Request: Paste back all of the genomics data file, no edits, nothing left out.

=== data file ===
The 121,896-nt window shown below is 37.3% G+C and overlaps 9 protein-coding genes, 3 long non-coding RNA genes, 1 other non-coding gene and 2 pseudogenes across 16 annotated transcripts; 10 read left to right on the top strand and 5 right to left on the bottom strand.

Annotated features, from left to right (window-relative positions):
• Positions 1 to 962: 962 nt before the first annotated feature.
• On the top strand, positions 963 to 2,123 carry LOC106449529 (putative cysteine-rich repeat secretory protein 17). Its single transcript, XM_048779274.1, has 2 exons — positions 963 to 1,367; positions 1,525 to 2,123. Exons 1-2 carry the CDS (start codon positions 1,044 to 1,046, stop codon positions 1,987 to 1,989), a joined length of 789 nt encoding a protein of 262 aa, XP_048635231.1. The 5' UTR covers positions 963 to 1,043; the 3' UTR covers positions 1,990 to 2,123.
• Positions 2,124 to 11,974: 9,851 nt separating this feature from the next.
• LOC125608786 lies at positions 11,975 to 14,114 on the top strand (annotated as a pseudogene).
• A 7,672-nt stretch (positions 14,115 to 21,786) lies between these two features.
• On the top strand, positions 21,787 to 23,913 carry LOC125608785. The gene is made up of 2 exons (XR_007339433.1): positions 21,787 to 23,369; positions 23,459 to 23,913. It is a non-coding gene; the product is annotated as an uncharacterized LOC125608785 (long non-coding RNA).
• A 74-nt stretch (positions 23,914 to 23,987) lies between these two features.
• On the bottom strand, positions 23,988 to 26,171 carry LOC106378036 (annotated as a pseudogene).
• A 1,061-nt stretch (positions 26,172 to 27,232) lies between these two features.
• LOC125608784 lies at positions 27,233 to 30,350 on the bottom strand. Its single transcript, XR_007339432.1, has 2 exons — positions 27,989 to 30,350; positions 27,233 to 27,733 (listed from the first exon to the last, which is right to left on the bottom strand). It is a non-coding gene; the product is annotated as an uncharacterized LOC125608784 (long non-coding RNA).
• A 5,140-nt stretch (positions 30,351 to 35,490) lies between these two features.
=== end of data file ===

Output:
The 121,896-nt window shown below is 37.3% G+C and overlaps 9 protein-coding genes, 3 long non-coding RNA genes, 1 other non-coding gene and 2 pseudogenes across 16 annotated transcripts; 10 read left to right on the top strand and 5 right to left on the bottom strand.

Annotated features, from left to right (window-relative positions):
• Positions 1 to 962: 962 nt before the first annotated feature.
• On the top strand, positions 963 to 2,123 carry LOC106449529 (putative cysteine-rich repeat secretory protein 17). Its single transcript, XM_048779274.1, has 2 exons — positions 963 to 1,367; positions 1,525 to 2,123. Exons 1-2 carry the CDS (start codon positions 1,044 to 1,046, stop codon positions 1,987 to 1,989), a joined length of 789 nt encoding a protein of 262 aa, XP_048635231.1. The 5' UTR covers positions 963 to 1,043; the 3' UTR covers positions 1,990 to 2,123.
• Positions 2,124 to 11,974: 9,851 nt separating this feature from the next.
• LOC125608786 lies at positions 11,975 to 14,114 on the top strand (annotated as a pseudogene).
• A 7,672-nt stretch (positions 14,115 to 21,786) lies between these two features.
• On the top strand, positions 21,787 to 23,913 carry LOC125608785. The gene is made up of 2 exons (XR_007339433.1): positions 21,787 to 23,369; positions 23,459 to 23,913. It is a non-coding gene; the product is annotated as an uncharacterized LOC125608785 (long non-coding RNA).
• A 74-nt stretch (positions 23,914 to 23,987) lies between these two features.
• On the bottom strand, positions 23,988 to 26,171 carry LOC106378036 (annotated as a pseudogene).
• A 1,061-nt stretch (positions 26,172 to 27,232) lies between these two features.
• LOC125608784 lies at positions 27,233 to 30,350 on the bottom strand. Its single transcript, XR_007339432.1, has 2 exons — positions 27,989 to 30,350; positions 27,233 to 27,733 (listed from the first exon to the last, which is right to left on the bottom strand). It is a non-coding gene; the product is annotated as an uncharacterized LOC125608784 (long non-coding RNA).
• A 5,140-nt stretch (positions 30,351 to 35,490) lies between these two features.